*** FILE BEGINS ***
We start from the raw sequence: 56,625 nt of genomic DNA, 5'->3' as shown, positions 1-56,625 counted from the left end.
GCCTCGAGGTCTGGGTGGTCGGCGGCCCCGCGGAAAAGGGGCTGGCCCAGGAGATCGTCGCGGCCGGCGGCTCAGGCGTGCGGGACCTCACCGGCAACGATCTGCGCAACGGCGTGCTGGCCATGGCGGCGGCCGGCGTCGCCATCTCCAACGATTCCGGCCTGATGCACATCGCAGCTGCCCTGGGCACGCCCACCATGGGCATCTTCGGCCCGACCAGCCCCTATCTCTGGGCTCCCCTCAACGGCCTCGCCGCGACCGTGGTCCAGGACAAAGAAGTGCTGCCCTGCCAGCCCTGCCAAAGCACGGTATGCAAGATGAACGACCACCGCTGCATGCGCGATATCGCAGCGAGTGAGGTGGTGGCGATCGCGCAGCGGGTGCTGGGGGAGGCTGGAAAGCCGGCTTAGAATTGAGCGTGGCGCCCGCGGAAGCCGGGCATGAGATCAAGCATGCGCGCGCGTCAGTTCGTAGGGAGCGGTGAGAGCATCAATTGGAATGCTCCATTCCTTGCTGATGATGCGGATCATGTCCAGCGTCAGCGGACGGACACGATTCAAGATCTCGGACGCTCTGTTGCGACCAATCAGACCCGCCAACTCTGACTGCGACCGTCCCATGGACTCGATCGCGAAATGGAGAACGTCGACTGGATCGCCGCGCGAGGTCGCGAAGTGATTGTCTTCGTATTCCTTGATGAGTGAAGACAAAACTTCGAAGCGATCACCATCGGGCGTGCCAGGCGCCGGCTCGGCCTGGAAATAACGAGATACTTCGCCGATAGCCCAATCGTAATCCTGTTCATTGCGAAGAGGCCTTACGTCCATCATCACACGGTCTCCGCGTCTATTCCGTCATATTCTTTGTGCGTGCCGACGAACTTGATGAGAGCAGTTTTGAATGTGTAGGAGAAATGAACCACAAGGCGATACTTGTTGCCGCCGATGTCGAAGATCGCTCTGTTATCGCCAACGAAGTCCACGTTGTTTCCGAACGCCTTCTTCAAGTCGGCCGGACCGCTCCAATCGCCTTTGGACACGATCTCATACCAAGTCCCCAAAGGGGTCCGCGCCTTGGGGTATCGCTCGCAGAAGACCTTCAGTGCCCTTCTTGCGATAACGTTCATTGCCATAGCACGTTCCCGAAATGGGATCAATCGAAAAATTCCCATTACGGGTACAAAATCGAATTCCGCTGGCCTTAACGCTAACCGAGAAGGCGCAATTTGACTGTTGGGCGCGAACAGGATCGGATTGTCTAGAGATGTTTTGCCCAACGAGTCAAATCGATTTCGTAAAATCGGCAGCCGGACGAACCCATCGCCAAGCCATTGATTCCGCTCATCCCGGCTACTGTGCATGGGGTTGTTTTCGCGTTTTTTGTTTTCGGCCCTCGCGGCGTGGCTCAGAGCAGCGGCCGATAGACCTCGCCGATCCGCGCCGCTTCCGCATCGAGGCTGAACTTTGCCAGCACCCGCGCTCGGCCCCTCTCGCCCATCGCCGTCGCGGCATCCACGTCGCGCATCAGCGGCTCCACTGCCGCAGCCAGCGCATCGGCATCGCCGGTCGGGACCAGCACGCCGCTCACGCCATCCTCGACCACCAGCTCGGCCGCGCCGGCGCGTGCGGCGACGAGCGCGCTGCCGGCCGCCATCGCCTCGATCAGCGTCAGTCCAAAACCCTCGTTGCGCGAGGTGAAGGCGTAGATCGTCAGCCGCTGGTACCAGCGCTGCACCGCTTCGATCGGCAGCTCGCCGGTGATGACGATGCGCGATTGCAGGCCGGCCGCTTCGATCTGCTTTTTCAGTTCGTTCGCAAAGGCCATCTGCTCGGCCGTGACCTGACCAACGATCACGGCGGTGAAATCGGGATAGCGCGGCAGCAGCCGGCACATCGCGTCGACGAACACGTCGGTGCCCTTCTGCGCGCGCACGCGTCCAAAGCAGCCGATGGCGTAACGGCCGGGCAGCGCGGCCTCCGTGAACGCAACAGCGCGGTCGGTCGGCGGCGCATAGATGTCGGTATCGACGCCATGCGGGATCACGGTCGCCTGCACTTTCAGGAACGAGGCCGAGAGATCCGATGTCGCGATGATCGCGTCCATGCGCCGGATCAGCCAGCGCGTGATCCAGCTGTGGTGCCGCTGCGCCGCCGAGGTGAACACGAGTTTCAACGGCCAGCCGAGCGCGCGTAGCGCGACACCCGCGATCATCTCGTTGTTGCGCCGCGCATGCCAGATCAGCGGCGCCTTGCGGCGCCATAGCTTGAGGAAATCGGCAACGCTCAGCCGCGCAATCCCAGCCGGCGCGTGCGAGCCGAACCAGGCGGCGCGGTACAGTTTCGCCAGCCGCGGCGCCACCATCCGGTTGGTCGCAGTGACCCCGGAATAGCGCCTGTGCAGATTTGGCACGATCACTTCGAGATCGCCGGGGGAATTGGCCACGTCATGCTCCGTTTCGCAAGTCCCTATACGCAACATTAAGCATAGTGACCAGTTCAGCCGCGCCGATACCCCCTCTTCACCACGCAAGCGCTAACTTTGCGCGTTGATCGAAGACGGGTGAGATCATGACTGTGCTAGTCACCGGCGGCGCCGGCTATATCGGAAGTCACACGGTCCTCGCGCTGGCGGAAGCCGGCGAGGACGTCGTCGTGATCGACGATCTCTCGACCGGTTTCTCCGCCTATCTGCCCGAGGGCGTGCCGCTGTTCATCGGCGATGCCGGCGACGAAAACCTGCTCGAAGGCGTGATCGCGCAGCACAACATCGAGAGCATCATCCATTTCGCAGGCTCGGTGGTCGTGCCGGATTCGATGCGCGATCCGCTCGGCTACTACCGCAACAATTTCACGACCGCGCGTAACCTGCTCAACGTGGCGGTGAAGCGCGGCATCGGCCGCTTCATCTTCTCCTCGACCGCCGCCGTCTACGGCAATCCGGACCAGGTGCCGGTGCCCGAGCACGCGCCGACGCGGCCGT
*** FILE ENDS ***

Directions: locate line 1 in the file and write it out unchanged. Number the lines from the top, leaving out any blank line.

We start from the raw sequence: 56,625 nt of genomic DNA, 5'->3' as shown, positions 1-56,625 counted from the left end.